CHICAGO – Civil rights leader Reverend Jesse Jackson announced Friday that he has been diagnosed with Parkinson’s disease.
Jackson, 76, revealed that he has had the neurological disease with no known cure after he began noticing changes in his health around three years ago. The civil rights leader and politician said the symptoms became so intense he could no longer ignore them.
“My family and I began to notice changes about three years ago. For a while, I resisted interrupting my work to visit a doctor. But as my daily physical struggles intensified I could no longer ignore the symptoms, so I acquiesced,” Jackson told The Chicago Tribune.
Jackson is best known for being a powerful figure in the civil rights movement and marching alongside Martin Luther King Jr. The reverend was the first African American to become a main contender for a considerable political nomination. Jackson has also received a Presidential Medal of Freedom.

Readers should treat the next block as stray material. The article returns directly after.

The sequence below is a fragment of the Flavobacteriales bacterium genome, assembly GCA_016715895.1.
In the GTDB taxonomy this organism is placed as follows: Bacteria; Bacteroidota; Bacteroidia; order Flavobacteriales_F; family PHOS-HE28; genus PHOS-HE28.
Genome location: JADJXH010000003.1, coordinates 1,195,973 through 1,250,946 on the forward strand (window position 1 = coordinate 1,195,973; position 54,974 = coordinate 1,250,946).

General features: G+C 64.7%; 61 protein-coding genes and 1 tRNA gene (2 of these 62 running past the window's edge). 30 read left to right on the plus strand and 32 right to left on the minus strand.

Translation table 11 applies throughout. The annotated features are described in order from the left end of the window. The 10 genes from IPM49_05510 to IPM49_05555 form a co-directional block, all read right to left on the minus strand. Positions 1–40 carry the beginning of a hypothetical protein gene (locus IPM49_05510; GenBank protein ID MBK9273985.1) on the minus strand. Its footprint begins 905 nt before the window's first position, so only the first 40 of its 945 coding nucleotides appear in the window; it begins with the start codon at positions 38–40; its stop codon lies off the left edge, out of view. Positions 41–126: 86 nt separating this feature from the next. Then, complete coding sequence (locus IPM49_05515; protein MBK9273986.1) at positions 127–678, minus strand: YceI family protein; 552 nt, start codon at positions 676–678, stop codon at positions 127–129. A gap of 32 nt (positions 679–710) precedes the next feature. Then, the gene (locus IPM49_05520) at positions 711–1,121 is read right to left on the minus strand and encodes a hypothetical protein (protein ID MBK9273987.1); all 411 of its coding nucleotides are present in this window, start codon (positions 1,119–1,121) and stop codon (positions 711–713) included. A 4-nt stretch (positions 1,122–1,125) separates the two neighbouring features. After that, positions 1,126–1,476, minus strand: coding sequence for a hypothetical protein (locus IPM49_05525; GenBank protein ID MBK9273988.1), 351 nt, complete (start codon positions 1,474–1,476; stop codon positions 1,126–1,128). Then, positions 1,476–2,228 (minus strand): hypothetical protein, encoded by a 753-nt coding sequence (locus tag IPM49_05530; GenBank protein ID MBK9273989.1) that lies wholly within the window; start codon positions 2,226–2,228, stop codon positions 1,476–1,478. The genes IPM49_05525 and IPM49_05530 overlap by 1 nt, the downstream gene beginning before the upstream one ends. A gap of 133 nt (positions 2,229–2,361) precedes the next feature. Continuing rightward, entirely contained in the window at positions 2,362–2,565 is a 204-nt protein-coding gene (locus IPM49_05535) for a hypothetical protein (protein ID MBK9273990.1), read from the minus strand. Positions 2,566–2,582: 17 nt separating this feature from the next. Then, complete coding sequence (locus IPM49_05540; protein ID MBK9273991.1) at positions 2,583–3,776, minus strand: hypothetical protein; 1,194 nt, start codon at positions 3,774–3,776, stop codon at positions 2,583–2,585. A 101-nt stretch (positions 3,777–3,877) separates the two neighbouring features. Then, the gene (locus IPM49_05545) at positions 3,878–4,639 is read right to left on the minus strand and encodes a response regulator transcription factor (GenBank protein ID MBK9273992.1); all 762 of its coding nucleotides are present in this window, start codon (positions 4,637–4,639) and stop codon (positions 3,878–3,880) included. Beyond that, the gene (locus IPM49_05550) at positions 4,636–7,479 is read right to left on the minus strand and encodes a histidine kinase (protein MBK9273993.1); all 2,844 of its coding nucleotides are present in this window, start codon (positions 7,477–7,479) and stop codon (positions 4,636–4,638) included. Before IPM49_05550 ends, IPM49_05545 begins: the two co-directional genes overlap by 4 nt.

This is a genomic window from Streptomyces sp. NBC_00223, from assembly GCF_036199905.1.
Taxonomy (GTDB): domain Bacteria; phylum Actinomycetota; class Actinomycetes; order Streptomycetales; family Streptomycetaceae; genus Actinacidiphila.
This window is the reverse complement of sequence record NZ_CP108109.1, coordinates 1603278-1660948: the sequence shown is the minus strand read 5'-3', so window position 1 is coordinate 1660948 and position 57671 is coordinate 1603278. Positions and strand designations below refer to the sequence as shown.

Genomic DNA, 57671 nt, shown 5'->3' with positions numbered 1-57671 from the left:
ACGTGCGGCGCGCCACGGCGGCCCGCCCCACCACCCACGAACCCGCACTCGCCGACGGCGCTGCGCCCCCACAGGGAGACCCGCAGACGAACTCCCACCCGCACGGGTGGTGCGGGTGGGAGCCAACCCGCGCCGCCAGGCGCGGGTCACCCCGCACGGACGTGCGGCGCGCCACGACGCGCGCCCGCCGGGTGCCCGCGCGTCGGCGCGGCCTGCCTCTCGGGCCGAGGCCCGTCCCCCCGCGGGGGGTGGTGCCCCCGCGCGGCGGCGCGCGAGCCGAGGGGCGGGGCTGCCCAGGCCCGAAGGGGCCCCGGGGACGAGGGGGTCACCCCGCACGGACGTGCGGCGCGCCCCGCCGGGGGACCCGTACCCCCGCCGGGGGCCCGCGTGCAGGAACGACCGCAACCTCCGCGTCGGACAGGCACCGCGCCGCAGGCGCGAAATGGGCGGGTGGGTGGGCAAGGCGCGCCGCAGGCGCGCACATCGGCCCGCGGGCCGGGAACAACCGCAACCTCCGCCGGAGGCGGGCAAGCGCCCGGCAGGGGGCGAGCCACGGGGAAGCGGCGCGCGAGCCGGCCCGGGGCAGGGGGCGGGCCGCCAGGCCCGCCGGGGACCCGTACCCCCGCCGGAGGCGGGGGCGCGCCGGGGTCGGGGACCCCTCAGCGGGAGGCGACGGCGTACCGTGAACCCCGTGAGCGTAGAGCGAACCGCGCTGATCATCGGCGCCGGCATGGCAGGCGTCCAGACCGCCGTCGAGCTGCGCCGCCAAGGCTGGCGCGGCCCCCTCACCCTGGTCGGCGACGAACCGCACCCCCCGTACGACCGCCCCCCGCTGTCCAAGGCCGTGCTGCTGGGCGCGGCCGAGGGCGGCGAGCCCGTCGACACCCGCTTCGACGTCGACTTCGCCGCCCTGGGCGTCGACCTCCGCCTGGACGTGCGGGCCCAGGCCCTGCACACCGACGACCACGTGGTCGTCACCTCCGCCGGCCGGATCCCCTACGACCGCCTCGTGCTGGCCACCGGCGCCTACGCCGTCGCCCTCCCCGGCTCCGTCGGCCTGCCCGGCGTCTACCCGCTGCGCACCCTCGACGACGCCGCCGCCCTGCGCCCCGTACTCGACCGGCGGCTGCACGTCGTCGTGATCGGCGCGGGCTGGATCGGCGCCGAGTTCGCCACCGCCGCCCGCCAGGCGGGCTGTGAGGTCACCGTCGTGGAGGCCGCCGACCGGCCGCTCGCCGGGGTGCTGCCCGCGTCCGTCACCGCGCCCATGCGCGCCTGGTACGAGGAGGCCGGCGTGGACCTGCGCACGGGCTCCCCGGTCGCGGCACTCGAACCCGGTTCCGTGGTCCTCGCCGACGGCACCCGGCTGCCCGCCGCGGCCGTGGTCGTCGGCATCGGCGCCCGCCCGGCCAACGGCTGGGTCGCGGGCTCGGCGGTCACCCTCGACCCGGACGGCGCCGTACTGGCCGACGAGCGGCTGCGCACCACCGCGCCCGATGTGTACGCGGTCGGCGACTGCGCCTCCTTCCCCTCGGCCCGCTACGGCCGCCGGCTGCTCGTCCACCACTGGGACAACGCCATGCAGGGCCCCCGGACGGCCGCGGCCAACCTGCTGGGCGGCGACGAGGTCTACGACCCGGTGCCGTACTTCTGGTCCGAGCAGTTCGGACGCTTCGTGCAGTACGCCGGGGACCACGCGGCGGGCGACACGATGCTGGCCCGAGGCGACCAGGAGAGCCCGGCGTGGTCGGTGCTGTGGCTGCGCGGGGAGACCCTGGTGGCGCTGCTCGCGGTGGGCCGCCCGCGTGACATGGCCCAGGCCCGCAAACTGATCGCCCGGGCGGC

In Jackson’s statement he explained how painful the disease has been and mentioned how he has been coping with it.
“Recognition of the effects of this disease on me has been painful, and I have been slow to grasp the gravity of it. For me, a Parkinson’s diagnosis is not a stop sign but rather a signal that I must make lifestyle changes and dedicate myself to physical therapy in hopes of slowing the disease’s progression,” he wrote.
Jackson lost his father, Noah Louis Robinson, to Parkinson’s disease in 1997.
Feature photo: Reverend Jesse Jackson spoke at the UN today for the International Day for the Elimination of Racial Discrimination. In his remarks, Reverend Jackson highlighted the importance of freedom of expression in the fight for human rights and to combat racial discrimination. U.S. Mission photo by Eric Bridiers. CC BY 2.0, 21 March 2012.
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